Pirates of the Burning Sea: Exclusive Q&A with CEO Rusty Williams, Page 1
Flying Lab Software co-founder discusses Burning Sea's past, present, and future.
What's more appropriate on Talk Like a Pirate Day than an interview about how far Pirates of the Burning Sea has come and where Flying Lab is taking the game in the coming months?
Unless you've been following the premier sailing and swashbuckling MMORPG closely, you probably haven't heard much about the game. It might surprise you to learn that the marketing blackout was intentional, according to Rusty Williams, CEO of Burning Seas developer Flying Lab Software. Following improvements both core and cosmetic, Williams points to patch 1.7 as a definitive milestone for the game, both for seasoned players (with momentous changes to ad-hoc PvP encounters) and for new players (with new, more intuitive tutorials). Now more anxious than ever to get the word out about how far the game has come, we caught up with Rusty at a recent event to discuss the game's current state and upcoming improvements including an avatar combat revamp and player-governed ports.
Ten Ton Hammer: Newly revamped tutorials (one for each race) are in place as of patch 1.7. Were you just wanting to give players a new experience?
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Williams: My first goal with the tutorial was to have a dedicated user interface with the tutorial up now, which makes things a lot easier to explain without the popups. If you put up a popup, you don't want to read it, you want to confirm it and keep on playing the game - you don't want a wall of text that you have to read before you continue playing. And the most common thing players will do is click without reading, and they've missed the information. So we wanted to make sure you could parse the information as you were reading it a little bit easier.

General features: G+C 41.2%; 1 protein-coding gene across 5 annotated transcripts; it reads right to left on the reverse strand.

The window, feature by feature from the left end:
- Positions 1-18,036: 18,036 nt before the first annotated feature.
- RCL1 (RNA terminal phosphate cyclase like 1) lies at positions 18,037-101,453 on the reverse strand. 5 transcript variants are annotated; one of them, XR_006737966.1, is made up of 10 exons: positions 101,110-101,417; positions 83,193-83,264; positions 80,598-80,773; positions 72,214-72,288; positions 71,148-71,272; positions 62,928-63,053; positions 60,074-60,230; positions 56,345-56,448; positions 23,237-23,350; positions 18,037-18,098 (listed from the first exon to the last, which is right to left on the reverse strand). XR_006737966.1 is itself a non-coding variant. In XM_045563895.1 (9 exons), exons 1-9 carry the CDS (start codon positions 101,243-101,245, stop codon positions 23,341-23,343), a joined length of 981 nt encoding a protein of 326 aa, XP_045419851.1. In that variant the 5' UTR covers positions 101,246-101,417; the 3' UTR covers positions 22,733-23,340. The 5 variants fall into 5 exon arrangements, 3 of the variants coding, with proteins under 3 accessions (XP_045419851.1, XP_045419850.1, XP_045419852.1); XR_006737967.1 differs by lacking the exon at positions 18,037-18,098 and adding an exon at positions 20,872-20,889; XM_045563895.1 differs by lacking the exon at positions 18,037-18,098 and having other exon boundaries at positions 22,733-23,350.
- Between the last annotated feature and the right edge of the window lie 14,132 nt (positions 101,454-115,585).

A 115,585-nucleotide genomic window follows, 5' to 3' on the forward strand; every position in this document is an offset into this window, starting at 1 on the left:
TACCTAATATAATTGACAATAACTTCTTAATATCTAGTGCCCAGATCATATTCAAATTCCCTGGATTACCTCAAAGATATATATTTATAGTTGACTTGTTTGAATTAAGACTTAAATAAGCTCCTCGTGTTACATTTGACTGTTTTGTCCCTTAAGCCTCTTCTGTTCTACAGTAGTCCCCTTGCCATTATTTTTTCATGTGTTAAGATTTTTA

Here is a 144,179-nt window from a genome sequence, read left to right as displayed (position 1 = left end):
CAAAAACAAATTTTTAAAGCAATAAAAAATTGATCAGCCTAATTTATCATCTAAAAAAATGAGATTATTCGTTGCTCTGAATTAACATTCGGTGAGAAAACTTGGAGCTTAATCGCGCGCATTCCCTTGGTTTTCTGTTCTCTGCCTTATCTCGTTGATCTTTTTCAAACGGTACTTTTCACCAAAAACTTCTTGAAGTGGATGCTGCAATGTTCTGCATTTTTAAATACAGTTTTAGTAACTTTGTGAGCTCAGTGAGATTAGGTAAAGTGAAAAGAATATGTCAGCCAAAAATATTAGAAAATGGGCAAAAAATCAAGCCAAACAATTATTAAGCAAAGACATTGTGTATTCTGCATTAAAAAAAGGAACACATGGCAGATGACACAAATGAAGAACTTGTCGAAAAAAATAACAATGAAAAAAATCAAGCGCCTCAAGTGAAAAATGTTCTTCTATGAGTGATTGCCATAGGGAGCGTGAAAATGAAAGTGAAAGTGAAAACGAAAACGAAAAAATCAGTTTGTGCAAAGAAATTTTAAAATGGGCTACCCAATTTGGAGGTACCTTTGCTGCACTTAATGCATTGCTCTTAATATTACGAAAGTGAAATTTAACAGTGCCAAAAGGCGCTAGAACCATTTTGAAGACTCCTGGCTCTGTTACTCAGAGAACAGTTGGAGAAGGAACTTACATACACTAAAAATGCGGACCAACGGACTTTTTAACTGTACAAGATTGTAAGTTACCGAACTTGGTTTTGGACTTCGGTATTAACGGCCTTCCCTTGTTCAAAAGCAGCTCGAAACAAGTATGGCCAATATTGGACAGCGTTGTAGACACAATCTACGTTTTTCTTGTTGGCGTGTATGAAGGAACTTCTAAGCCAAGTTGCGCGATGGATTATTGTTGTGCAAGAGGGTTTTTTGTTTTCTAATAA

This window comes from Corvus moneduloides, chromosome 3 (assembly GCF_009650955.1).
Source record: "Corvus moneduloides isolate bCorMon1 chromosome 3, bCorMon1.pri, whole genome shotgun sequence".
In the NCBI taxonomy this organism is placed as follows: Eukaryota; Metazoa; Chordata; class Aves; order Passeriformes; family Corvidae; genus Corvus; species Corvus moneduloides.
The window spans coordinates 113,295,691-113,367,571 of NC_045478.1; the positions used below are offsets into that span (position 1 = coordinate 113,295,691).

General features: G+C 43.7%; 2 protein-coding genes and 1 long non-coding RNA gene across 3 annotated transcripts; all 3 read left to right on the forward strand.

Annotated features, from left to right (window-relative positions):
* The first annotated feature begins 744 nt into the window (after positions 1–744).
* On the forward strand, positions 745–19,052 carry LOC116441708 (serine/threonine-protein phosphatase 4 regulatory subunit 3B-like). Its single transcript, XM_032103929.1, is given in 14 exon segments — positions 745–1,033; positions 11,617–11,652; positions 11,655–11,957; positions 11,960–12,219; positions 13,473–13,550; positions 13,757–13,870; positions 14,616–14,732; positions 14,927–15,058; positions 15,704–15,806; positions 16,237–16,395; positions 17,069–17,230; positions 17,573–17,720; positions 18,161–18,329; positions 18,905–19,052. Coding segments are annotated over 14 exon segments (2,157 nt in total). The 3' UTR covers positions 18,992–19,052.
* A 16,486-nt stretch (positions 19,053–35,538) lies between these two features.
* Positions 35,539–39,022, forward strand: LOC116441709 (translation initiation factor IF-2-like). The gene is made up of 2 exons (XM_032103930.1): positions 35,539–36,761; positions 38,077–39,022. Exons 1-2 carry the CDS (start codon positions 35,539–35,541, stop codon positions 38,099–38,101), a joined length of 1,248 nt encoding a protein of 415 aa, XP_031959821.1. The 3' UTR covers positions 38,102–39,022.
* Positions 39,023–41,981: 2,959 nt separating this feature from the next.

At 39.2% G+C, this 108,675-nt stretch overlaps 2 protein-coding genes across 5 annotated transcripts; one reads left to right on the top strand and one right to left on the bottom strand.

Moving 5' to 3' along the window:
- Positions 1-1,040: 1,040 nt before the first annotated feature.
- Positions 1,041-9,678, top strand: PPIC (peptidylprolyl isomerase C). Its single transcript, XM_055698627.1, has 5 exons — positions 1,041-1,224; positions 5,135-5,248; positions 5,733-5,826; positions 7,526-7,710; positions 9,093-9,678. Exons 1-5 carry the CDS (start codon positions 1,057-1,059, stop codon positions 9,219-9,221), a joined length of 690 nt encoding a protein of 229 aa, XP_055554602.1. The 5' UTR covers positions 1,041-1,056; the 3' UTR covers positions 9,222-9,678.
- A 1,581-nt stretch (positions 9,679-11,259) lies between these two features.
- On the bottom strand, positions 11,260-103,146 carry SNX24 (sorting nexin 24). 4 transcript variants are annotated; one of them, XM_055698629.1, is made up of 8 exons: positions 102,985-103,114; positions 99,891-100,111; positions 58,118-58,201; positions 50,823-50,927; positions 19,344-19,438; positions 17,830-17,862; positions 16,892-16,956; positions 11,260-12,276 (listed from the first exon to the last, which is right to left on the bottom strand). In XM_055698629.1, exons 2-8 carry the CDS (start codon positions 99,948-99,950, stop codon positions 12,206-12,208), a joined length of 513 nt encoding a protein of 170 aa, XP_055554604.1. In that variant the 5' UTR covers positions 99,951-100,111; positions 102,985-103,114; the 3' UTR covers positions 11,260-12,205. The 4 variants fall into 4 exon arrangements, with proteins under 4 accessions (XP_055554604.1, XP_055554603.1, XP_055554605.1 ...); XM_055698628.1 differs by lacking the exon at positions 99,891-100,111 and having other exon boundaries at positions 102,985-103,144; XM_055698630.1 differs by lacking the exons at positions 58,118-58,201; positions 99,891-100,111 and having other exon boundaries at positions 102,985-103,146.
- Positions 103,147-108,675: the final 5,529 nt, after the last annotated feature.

And the second thing I wanted to do was to make it much more straightforward. The problem is: sometimes we try to tell too much story, and we push our mission tools as hard as we can to be able to do that. That sometimes leads to confusing moments, and the last place I want to have a confusing moment is in the tutorial. Getting that tutorial balance right - the balance between it being fun - not feeling like you're plowing through something - and getting something straightforward is I think what we've nailed with this last revision.
Now that we've done the basic tutorials, I want to actually go back and do advanced tutorials. What you really want to say is: how do I turn the ship? How does the wind work? How do I speed up the ship or slow it down? Great. And then after a few hours, you're asking: by the way, how does the different ammunition work? How does the economy work? You want to sort of parcel that advanced tutorial information out so that people have a good basis rather than being overloaded with information.
Ten Ton Hammer: Looking forward, what are the development priorities past 1.7?